Thirty seven years have rolled by since Sruti magazine came into being on 16 September 1983,Sruti ! We approached a few personalities—musicians, dancers and writers—long-time subscribers who have been well-wishers of Sruti and have been watching it since its inception—to recall their association with the magazine. We express our thanks to Sangita Kalanidhi T.V. Gopalakrishnan, Natyacharya V.P. Dhananjayan (it is interesting that both compare it to the adhara sruti for music), Prof. Sudharani Raghupathy, vidushi Geetha Raja and rasika-writer S. Sivaramakrishnan, for agreeing to do so with alacrity. Sruti has always tried to uphold objectivity and responsible journalism. We believe in tradition and meaningful innovation, and have been in step with the times—the print magazine is our mainstay, but we do have its digital version through our Sruti website, our App, and have established our regular presence on social media via Facebook, Instagram and YouTube (showcasing recordings from our archives). We invite our readers to ‘Like’ and freely ‘Subscribe’ to these to stay updated on our latest posts. It may seem like patting ourselves, but at this juncture it would be apt to also place on record our thanks to the dedicated small Sruti team which has risen to the occasion in a difficult scenario in the wake of “work-from-home”, juggling time schedules to meet physical distancing norms and the financial constraints, to successfully bring out the magazine without a break in the months following the Covid 19 pandemic and the resultant lockdown.
The cover story this time is a tribute to Sangeet Martand Pandit Jasraj—the sun in the firmament of Hindustani vocal music— who has moved into the eternal orbit of Nadabrahman. Two articles throw light on his life, his music as a romanticist crusader, along with an interview with disciple Kala Ramnath which gives a glimpse into the personality of the prolific teacher.
Not many of this generation may know about J.S. Prabhu whose twin passions were Hindustani music and the SGS Sabha. From the 1950s to the 1980s, he played a major role in patronizing Hindustani music in Chennai, and also in the growth and progress of the Samyukta Gowda Saraswata Sabha.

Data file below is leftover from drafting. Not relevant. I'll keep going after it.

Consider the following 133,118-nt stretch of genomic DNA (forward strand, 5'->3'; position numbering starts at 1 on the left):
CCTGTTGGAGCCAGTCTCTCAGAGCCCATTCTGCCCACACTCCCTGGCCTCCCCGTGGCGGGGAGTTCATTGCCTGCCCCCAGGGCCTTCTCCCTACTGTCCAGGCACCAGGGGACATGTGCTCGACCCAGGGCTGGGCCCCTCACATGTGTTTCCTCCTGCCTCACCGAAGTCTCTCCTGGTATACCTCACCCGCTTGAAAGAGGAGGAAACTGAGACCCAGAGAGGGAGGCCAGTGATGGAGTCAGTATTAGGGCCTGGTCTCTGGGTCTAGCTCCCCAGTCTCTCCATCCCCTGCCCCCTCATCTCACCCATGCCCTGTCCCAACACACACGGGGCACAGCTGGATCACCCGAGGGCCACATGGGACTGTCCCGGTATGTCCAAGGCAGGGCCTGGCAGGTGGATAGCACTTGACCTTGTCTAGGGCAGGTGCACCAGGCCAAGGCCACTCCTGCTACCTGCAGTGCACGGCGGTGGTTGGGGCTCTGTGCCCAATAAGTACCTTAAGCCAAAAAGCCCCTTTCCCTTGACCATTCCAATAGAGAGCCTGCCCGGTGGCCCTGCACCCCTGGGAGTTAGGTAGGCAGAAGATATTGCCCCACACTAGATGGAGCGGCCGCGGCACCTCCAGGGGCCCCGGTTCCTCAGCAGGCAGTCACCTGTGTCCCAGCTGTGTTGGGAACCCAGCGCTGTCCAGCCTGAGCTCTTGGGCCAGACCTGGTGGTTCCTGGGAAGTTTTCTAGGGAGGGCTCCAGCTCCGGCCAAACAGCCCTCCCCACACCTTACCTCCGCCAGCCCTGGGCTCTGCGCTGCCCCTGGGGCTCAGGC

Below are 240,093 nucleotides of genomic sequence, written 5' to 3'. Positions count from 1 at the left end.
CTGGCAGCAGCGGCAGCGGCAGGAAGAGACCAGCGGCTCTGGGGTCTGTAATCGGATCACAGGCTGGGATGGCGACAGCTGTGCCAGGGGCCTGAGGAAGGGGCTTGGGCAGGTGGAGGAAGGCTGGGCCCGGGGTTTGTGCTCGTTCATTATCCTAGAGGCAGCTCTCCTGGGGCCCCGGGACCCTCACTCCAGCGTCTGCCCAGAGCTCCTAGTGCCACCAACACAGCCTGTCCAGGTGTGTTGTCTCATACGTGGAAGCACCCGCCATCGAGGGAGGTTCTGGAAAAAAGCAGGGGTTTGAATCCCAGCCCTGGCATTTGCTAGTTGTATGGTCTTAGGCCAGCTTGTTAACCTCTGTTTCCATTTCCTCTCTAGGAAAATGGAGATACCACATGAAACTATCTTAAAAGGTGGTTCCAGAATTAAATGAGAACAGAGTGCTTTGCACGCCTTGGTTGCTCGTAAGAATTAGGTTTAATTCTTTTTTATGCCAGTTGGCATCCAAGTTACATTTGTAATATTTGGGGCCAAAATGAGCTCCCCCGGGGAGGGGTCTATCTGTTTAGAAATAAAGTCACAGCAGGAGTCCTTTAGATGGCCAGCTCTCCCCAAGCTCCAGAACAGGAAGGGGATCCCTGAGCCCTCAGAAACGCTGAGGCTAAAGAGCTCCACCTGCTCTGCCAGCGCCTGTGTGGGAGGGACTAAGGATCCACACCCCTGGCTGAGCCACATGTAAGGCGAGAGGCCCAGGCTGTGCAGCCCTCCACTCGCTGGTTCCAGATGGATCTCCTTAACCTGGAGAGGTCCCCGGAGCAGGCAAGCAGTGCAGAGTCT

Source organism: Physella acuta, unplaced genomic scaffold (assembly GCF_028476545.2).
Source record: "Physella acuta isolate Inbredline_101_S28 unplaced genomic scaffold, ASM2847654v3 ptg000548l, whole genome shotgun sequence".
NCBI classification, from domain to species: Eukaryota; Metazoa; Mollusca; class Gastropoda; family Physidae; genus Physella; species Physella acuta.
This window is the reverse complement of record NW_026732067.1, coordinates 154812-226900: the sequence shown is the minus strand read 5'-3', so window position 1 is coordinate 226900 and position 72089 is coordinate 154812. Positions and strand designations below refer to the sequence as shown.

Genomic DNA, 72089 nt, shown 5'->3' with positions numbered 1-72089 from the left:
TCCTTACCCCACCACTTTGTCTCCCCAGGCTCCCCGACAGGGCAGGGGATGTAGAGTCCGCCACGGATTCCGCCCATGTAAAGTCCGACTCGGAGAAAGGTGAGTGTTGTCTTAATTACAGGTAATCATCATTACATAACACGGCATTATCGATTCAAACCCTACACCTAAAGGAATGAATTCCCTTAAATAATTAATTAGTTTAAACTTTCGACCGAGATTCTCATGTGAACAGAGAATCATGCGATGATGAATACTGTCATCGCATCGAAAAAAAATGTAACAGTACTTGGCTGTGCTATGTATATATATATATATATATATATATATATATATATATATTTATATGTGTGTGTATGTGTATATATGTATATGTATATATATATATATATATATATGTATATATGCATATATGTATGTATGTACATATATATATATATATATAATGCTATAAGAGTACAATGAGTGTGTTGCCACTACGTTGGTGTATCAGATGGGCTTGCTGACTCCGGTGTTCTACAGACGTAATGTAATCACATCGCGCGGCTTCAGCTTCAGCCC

The News and Notes section includes online initiatives organized by Sukrtam Foundation, Upasana Arts and Ananda Shankar Jayant—each one of them commendable for the “take away” quotient for viewers. A comparative analysis of rasa in the Sanskrit and Tamil traditions—as mentioned in the Natya Sastra, Tolkappiam and Koothanool, by dancer-scholar Lakshmi Ramaswamy, should provide our readers some food-for-thought. There is an interesting behind-the-scenes account by Seetha Ratnakar on the genesis and the making of Viralimalai Kuravanji—the runaway hit, produced and televised by Doordarshan Kendra, Chennai. The second part of the article on Siva temples on the Akhanda Cauvery takes you to the heritage sthalam called Iyermalai—Ratnagiri. S. Rajam’s interpretation of the ‘Gandhara’ takes the saptaswara devata series forward.
The passing away of the nonagenarian erudite scholar Kapila Vatsyayan on 17 September in New Delhi, is an irreparable loss to the field of scholarship in Indian art and culture. She was among the rare personalities who could effectively connect theoretical knowledge to practice. She was an able arts administrator and institution builder involved in several premier cultural organisations in India. Her vision, her holistic approach to Indian art and culture, and her pathbreaking books helped place Indian art, culture and scholarship on the international map. In this new age of ‘cut and paste’ research it is very hard to come across scholars of this stature.
As the issue goes to print, we are hit again by the shocking news of the passing away of the legendary popular musician S.P. Balasubrahmanyam in Chennai, and the nonagenarian Bharatanatyam guru and composer Rajee Narayan in Mumbai.